A Gonzaga professor of Women's and Gender Studies, a rotating professor of the Inland Northwest, a professor of Black Studies, and the vice president of Gonzaga's Black Student union all agree that the Oscar nominated film, "The Help," was, for the most part, unhelpful. Pun intended.
Unity Multicultural Education Center and Women's and Gender Studies teamed up last Thursday night at 6:30 p.m. at the Foley Teleconference Center to discuss the importance of "The Help." Three professors led a panel discussion and 20 or so audience members, mostly students, asked questions and shared reactions to the film.
"The Help," set in Jacksonville, Miss., in 1963, follows Skeeter Phelan, a young white woman aspiring to become a journalist and author. She wants to write a book from "the help's" perspective, meaning the black maids that every rich Mississippi house had back then. These maids are forced to use their own bathrooms, which are basically outhouses, and eat, when they are allowed to, at separate tables – and all the while they practically raise their employers' children. The film is supposed to be an uplifting story of women helping each other through the racist times of the early '60s.
What really lies at the heart of this film, though, is just a different racism, according to Thursday's discussion.
"It's basically a coming-of-age story of a white girl using servants' lives to make sense of her own," Dr. Patsy Fowler, director of Women's and Gender Studies and associate professor of English at GU said. "The racism in this film is a systemic racism that extends far beyond mere plot. We must examine the cycle of racist reproduction that film itself perpetuates within our cultural hegemony." And this hegemony is the trickiest of all, because it is a subtle coercion throughout all mediums and over an extended length of time.
Rachel Dolezal, a professor of Black Studies who rotates between Eastern Washington and North Idaho College, and is a leader for NIC's Black Students Association, said she wished the film had never been made. Her main dislike stemmed from all the money Kathryn Stockett, the author of the novel and a white woman, made off of this book and film.
"Follow the money trail," Dolezal said. "A white woman makes millions off of a black woman's story."
A woman named Abilene Cooper sued Stockett for stealing her story. Cooper used to work as a maid for Stockett's brother in Jacksonville. She has been a maid since she was 13 years old in the early 1960s. She said there were too many similarities between herself and Aibileen Clark, the film's character.
Emmanuel "Bobby" Weke, vice president of GU's Black Student Union and a junior English major, stressed the movie's "feel-good" attitude that white people may sometimes feel.
"It does a lot of emotion-based things," Weke said. "You know, it's a white woman who saves the day, a person of power who saves the day. My sister, as a black woman, should she think that she needs to wait for a white woman to save her?"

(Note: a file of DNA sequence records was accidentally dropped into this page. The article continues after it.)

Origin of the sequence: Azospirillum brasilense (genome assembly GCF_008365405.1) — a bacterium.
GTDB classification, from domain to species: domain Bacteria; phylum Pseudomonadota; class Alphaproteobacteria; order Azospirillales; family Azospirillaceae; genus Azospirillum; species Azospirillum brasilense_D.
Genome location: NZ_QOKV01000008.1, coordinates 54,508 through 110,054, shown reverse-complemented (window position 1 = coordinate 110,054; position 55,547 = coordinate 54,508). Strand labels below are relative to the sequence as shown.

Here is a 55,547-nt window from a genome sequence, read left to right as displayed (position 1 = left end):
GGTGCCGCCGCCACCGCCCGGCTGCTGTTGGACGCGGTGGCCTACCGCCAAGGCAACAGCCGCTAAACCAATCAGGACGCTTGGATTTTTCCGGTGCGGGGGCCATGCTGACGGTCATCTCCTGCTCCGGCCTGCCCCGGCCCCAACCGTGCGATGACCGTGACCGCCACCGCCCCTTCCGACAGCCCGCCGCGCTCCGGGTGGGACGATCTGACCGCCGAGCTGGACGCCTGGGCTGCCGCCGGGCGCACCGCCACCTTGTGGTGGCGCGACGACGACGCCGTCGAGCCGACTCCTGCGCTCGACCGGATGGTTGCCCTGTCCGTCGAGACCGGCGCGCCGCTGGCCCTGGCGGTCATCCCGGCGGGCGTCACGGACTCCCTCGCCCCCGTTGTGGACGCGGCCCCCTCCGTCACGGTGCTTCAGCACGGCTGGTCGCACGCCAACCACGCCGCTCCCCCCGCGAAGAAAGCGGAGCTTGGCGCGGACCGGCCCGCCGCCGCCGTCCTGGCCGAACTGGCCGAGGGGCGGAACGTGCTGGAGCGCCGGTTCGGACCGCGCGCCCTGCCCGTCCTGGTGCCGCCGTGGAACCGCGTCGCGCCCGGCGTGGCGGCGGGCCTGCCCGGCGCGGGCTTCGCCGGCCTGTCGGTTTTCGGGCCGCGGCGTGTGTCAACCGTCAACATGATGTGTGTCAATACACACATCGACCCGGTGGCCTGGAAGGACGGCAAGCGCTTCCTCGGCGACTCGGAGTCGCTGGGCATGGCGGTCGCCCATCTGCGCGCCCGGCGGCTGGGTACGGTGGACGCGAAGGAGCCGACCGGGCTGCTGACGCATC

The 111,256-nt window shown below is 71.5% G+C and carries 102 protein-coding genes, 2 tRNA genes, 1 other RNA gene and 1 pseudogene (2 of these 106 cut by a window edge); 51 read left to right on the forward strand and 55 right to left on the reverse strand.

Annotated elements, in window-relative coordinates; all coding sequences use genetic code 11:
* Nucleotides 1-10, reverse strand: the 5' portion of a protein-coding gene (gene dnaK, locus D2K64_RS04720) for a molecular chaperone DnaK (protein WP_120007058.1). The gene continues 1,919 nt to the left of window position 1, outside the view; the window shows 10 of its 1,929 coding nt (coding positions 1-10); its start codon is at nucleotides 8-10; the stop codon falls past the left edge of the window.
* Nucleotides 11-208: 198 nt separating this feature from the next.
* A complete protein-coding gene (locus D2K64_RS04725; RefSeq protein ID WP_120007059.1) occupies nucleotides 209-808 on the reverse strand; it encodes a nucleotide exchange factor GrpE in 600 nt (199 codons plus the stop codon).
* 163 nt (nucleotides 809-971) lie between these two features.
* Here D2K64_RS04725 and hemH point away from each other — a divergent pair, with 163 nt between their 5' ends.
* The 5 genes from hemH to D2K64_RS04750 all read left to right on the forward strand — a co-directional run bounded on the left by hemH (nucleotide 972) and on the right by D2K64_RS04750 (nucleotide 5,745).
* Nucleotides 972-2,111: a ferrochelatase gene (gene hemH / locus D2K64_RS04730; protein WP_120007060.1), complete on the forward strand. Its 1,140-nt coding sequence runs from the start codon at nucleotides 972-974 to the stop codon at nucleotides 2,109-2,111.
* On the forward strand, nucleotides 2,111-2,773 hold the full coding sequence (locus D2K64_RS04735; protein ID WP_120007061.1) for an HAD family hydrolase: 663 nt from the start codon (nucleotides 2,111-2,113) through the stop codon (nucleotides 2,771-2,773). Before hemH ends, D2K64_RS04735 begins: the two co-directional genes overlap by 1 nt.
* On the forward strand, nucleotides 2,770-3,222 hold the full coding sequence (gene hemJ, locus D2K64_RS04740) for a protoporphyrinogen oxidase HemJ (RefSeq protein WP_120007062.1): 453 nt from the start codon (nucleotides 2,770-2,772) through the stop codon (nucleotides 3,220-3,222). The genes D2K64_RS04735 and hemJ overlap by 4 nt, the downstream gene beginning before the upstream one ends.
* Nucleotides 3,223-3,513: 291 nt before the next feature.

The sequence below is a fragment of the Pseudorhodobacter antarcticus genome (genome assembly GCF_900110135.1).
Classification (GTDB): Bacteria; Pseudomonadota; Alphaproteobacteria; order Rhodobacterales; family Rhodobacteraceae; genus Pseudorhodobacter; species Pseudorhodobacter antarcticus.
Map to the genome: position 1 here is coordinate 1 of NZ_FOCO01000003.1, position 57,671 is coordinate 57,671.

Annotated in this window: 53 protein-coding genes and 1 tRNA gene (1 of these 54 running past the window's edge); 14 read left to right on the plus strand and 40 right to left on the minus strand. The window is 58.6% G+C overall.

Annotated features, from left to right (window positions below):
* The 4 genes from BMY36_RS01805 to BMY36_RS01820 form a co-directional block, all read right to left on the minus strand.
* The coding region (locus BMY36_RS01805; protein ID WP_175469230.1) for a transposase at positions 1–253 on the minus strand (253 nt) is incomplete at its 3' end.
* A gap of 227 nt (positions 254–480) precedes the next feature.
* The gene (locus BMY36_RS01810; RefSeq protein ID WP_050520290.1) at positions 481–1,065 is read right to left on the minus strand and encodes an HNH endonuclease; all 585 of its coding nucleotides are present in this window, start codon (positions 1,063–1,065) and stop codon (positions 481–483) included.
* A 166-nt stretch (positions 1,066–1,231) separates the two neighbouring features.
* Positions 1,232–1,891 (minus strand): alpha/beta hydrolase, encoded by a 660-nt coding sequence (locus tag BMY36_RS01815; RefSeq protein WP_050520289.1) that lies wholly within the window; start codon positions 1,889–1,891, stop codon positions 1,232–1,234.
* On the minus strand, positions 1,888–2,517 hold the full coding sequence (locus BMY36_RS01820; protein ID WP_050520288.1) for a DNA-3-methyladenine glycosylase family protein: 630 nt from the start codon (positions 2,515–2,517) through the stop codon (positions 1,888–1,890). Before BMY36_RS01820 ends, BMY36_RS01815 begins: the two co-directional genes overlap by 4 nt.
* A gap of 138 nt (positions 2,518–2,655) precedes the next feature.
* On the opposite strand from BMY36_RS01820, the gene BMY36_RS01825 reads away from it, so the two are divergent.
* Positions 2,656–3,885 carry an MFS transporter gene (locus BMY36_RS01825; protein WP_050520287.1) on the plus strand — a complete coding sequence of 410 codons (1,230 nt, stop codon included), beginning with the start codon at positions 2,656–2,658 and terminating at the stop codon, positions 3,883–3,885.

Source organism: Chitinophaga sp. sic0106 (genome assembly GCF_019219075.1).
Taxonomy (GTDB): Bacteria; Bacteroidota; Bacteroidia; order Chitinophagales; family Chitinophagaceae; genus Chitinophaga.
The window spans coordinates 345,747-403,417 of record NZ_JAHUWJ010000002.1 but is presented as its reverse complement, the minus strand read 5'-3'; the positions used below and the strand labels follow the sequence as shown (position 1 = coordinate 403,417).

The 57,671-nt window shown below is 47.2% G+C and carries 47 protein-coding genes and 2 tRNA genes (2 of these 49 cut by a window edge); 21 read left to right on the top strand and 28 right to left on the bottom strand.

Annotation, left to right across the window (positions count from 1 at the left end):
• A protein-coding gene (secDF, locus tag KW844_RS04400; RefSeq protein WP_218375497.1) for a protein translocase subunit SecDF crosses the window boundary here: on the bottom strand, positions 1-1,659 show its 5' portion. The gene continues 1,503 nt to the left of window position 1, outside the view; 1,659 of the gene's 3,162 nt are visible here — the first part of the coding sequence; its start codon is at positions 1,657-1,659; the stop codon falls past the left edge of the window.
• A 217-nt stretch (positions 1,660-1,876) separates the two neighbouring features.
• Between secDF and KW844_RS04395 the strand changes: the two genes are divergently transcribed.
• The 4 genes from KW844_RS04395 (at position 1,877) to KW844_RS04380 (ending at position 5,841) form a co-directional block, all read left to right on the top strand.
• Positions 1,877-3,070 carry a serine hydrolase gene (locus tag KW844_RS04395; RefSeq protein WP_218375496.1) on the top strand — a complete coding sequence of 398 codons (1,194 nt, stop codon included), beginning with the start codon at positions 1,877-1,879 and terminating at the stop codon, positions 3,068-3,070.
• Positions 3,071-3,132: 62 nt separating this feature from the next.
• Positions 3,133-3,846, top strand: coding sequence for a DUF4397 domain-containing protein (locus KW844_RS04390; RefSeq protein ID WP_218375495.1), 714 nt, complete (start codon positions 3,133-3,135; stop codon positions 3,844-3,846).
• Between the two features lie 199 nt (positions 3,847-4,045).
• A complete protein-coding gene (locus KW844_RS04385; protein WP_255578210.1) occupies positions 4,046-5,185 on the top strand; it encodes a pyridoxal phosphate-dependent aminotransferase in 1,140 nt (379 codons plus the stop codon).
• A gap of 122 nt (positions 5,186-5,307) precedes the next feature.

When Weke first watched the movie, he admits that he had a "feel-good" reaction at the end of it but didn't give it much thought. Upon watching it a second time in preparation for this event, he realized what it really depicted and "what's at stake" in popularity of this film.
Dolezal worried that people might believe this film followed a true story. She grew worried and frustrated when she saw it in the theaters in Idaho, a prominently white town that rarely shows "those types of films—black films," and the audience laughed at inappropriate moments.
Students, too, voiced their concerns. One student said, "I feel like we moved backwards. It's like blackface of today."
Fowler described in detail how this creeping hegemony can show itself through reactions of the film. She has heard of many white women leaving the theater or discussing the film afterward saying, ‘Oh, thank God we have come so far from that.' "What they don't pick up on is how far we still need to go to reach equality," Fowler said.
Late in the discussion, the lack of violence in the book and film was discussed. The only two encounters with violence include the police arresting one black maid, which involved a confused struggle, and the mention of Medgar Evers's murder. There was one opportunity for the film to consider the serious issue of violence against blacks, especially black maids, but they awkwardly formed it into a comedic scene.
More than one audience member voiced their gratefulness for this discussion. It gave them words and ideas to back up their original dislike or discomfort with this film.
"It's wrong! But that's all I could come up with. It's just wrong!" one student kept saying when talking about the movie with her friends and coworkers.
Weke offered some hope. People must think beyond the film and question it, always search for truth, "But the truth is ugly." While panelists and audience members found no definitive moral or suggestion that would have improved the film's message, most agreed that constantly challenging society's blind acceptance of films may lead to more understanding of some serious issues. Only then can people find equality.